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Dear Dr. Meinig: What is vitamin K? – L.W.
Dear L.W.: Vitamin K and its functions has been known for many years but its goodness is too often overlooked. The primary function of K is involved with the clotting of your blood. If you find it difficult to stop cuts and bruises from bleeding or if you have excessive hemorrhaging of any kind including in the eye, nose, or have menstrual problems or miscarriages, vitamin K is one of the key issues. Please remember there are other factors involved with each of these problems.
Vitamin K is obtainable from green leafy vegetables, oatmeal, liver, black strap molasses and yogurt. Bacteria in our intestines also make this vitamin. Harm to our friendly intestinal germs comes from use of mineral oil, antibiotics, aspirin, rancid fats and radiation, all of which play havoc with vitamin K production.
Pregnant women who are expected to have difficult births often are given prescriptions of this vitamin in order to minimize bleeding within the brain cavity and elsewhere as the new baby initially does not have sufficient bacteria in the intestine to supply the need.
People who are on anticoagulant treatment for heart and blood vessel problems (thinning the blood) should not take vitamin K without their physician’s approval. The drugs usually prescribed, Coumarin and Warfarin, are antagonists of vitamin K. The purpose of such medication could therefore be defeated were one to take it as a supplement.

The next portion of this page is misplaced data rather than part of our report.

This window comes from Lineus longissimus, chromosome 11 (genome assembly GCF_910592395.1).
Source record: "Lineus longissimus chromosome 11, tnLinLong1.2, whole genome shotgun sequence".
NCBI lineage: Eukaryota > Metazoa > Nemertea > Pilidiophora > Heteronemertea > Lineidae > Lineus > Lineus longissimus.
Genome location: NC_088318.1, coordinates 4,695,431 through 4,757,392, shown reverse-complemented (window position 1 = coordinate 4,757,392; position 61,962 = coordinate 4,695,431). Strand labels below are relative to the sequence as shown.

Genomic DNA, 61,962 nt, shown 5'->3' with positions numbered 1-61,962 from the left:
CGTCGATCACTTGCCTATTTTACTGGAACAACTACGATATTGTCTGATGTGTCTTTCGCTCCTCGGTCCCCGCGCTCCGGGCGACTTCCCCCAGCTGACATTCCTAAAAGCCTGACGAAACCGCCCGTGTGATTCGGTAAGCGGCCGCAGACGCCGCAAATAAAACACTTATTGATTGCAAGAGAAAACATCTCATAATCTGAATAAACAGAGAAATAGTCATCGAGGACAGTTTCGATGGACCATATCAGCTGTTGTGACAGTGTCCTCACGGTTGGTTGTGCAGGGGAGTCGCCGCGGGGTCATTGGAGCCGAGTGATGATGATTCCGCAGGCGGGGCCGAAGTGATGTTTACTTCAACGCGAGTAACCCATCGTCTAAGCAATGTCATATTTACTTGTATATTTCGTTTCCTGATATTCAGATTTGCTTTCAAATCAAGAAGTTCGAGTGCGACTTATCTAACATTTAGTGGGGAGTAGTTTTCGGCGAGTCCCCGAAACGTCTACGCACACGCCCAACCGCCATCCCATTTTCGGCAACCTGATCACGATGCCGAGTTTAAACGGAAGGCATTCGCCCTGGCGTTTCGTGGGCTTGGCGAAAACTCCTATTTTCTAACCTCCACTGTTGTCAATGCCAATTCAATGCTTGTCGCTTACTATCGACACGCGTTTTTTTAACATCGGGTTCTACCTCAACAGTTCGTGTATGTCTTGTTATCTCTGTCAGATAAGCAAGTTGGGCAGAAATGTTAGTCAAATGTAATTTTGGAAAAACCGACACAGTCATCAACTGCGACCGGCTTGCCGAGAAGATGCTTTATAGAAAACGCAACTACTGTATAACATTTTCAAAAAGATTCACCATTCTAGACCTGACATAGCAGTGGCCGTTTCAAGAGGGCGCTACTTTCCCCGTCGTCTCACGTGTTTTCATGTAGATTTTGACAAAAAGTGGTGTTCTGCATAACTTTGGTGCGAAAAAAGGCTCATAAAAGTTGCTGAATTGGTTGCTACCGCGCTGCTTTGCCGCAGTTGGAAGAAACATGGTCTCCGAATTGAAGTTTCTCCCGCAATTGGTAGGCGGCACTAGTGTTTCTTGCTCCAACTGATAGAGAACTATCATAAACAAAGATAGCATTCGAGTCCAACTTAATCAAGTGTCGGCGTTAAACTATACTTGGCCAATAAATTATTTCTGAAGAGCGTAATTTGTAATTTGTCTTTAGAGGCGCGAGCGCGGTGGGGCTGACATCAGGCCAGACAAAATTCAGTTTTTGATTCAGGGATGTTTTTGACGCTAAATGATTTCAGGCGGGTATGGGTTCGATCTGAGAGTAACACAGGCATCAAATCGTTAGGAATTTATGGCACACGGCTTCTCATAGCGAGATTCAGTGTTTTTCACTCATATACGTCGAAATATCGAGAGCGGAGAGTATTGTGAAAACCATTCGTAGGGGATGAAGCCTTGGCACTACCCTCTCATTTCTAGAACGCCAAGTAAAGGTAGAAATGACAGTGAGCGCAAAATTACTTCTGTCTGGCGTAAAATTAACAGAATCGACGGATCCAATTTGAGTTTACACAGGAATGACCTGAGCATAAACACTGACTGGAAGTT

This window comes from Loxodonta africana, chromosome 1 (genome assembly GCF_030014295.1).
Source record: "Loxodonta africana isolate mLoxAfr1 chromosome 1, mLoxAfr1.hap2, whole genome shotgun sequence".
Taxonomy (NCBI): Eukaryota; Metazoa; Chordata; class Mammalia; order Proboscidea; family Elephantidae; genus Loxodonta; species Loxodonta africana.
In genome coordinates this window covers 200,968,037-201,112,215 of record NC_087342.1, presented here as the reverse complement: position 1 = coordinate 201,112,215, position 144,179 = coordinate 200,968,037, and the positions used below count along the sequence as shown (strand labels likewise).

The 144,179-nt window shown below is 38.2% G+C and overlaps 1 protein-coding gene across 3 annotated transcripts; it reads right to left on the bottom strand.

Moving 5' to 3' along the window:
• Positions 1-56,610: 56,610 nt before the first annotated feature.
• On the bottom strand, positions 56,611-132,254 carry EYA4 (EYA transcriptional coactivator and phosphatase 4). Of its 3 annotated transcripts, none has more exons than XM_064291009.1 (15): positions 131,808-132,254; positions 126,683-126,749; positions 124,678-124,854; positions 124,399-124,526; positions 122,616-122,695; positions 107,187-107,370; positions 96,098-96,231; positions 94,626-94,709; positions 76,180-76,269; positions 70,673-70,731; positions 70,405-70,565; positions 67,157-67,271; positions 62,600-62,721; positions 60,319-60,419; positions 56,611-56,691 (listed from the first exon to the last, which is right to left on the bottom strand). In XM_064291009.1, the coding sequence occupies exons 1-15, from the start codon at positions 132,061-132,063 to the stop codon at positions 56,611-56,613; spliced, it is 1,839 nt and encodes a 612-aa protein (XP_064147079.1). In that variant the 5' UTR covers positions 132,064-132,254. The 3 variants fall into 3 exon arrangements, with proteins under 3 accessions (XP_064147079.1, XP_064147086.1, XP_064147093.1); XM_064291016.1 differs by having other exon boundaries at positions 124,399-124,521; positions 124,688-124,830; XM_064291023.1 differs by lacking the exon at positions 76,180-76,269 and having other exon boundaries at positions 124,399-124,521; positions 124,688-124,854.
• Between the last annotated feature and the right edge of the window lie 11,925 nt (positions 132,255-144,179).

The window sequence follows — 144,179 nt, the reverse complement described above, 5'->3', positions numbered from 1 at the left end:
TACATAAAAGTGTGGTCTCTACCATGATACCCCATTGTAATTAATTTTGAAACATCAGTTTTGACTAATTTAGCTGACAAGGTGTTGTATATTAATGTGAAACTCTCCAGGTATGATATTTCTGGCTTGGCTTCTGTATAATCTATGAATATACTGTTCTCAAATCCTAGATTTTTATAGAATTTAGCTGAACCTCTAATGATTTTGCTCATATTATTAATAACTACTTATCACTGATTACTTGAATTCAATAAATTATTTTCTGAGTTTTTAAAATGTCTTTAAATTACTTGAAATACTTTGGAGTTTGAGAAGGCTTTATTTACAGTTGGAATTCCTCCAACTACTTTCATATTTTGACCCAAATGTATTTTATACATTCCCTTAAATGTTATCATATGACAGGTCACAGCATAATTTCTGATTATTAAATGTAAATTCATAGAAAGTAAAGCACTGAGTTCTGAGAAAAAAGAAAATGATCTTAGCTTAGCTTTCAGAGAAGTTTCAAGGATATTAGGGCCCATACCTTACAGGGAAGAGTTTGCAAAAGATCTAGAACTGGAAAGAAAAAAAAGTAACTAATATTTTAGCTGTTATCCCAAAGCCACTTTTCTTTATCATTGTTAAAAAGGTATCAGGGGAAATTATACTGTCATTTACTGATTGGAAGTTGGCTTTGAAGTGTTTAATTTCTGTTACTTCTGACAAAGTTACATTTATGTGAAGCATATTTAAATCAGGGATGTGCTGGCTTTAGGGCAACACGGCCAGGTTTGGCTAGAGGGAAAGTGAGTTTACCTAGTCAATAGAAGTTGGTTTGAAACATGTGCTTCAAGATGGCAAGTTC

Dear Dr. Meinig: I recently heard of a cactus plant that is good for burns. You have advised vitamin E and it works quite well but I was told this one is even better. Do you know what it is and is it all right to use? – B.W.
Dear B. W.: You are talking about “The Burn Plant.” Technically it is the Aloe Vera. It looks like a cactus but I understand it is a member of the lily family. Some people call it the miracle plant and others the trinity plant.
It may be obtained in nursery and garden supply stores. It is easy to grow in a flower pot or outdoors, but will die in temperatures below 30 degrees. When you burn or bruise yourself, cut off one of the spines and squeeze some of its jelly-like insides on the injured area. Save the rest of the piece of plant and from time to time reapply. You, too, will call it a miracle plant as pain and itching vanish in minutes and healing takes place rapidly.
Medicinally, it has also been used internally for stomach and intestinal problems. In larger doses it is an old time official cathartic remedy. History records its use by Chinese, Egyptians, Filipinos and Israelites so its attributes have benefited people for centuries.
Vitamin E cream or ointment or the oil of a capsule is mighty effective and easier to use for the same conditions, but I have found the Aloe plant to have a slight edge in effectiveness. Aloe preparations can now be obtained in many cosmetic and health food stores but in my experience the direct use of the gel right from the plant is more dramatic and dependable.